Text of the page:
This happened.
It will happen again.

The visibility of the online Sectional process means that no-one with the potential to win will be overlooked.

The barrier becomes equipment and being able to post video online. Those are hurdles and in some places they're not inconsiderable. But they're much lower hurdles than having to travel to a Sectional and then again to a Regional and then again to the finals.

A couple of years back Chris Kemp was predicting great things for this Finnish fireman called Mikko Salo who had trashed the field in the European qualifiers. He was right, but no-one outside of those qualifiers really believed Kempie. Sure the guy was good, but how would he compare with the top guns in the US? If we'd been able to see Mikko qualifying and compare his workouts one for one against everyone else' there wouldn't have been any doubt and the guy would have had a much easier time making it to the 2009 Games.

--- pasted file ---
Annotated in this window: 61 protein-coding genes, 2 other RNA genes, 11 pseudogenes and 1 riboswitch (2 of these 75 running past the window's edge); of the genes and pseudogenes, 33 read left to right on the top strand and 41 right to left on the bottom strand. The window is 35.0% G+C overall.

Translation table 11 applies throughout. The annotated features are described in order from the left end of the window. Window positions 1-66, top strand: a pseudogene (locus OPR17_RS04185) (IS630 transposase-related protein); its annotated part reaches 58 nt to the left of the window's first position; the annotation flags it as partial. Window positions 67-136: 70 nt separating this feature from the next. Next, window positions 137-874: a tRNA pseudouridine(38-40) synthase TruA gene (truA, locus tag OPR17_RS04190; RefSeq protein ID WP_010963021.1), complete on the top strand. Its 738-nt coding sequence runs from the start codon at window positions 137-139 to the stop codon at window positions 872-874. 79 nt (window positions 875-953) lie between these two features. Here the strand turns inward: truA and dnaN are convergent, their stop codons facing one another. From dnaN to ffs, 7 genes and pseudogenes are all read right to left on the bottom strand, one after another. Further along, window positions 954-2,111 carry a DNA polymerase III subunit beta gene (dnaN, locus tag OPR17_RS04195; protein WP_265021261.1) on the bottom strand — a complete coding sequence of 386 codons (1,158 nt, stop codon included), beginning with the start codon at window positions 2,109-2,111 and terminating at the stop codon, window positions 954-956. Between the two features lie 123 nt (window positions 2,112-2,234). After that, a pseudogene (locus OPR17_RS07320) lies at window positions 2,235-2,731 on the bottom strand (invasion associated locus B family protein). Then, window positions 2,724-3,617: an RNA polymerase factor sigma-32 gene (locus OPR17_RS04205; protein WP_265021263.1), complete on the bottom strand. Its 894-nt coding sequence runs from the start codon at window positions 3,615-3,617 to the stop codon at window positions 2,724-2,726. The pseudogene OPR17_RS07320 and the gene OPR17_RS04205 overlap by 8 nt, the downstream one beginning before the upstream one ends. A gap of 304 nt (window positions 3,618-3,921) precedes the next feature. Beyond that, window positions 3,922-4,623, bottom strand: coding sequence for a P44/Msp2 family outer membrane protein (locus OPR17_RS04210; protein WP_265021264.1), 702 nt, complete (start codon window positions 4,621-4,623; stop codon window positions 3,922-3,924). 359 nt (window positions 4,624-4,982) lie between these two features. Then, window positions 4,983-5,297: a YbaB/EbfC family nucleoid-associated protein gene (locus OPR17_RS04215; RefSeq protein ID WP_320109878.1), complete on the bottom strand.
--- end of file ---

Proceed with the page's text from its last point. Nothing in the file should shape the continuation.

Much of the CF community is still geared around being online and I'd be willing to wager that anyone who shines in the Opens will not have financial difficulty getting to a Regional if their situation becomes known.
Will the community rally to help someone who came 200th in the Opens? Probably not.
Top 10? Guarantee it.


wrote …

Well done Brian Thurmond!
I was gettin ready to light up Jason Ash's neg and passive agress ass but you took care of it :) Thx Bro.

When there's a will there's a way. Period.

Good luck to everyone competing this year... goes for you to Jason :)


wrote …


Did you actually say ANYTHING in that rant?

I mean shit, I've been known to run long on my writings, but at least I make sense when I blather.